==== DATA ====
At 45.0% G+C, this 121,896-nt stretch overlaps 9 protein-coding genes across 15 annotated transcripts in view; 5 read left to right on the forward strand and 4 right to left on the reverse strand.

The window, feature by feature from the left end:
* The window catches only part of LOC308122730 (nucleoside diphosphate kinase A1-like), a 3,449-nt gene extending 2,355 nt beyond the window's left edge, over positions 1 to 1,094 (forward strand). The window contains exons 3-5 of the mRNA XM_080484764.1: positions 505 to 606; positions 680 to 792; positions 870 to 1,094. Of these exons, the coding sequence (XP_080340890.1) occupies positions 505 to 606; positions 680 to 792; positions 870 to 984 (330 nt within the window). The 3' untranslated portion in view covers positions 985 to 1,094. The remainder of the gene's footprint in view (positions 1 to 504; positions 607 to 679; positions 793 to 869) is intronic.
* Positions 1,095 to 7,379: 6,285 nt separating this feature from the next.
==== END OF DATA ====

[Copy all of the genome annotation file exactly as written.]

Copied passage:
At 45.0% G+C, this 121,896-nt stretch overlaps 9 protein-coding genes across 15 annotated transcripts in view; 5 read left to right on the forward strand and 4 right to left on the reverse strand.

The window, feature by feature from the left end:
* The window catches only part of LOC308122730 (nucleoside diphosphate kinase A1-like), a 3,449-nt gene extending 2,355 nt beyond the window's left edge, over positions 1 to 1,094 (forward strand). The window contains exons 3-5 of the mRNA XM_080484764.1: positions 505 to 606; positions 680 to 792; positions 870 to 1,094. Of these exons, the coding sequence (XP_080340890.1) occupies positions 505 to 606; positions 680 to 792; positions 870 to 984 (330 nt within the window). The 3' untranslated portion in view covers positions 985 to 1,094. The remainder of the gene's footprint in view (positions 1 to 504; positions 607 to 679; positions 793 to 869) is intronic.
* Positions 1,095 to 7,379: 6,285 nt separating this feature from the next.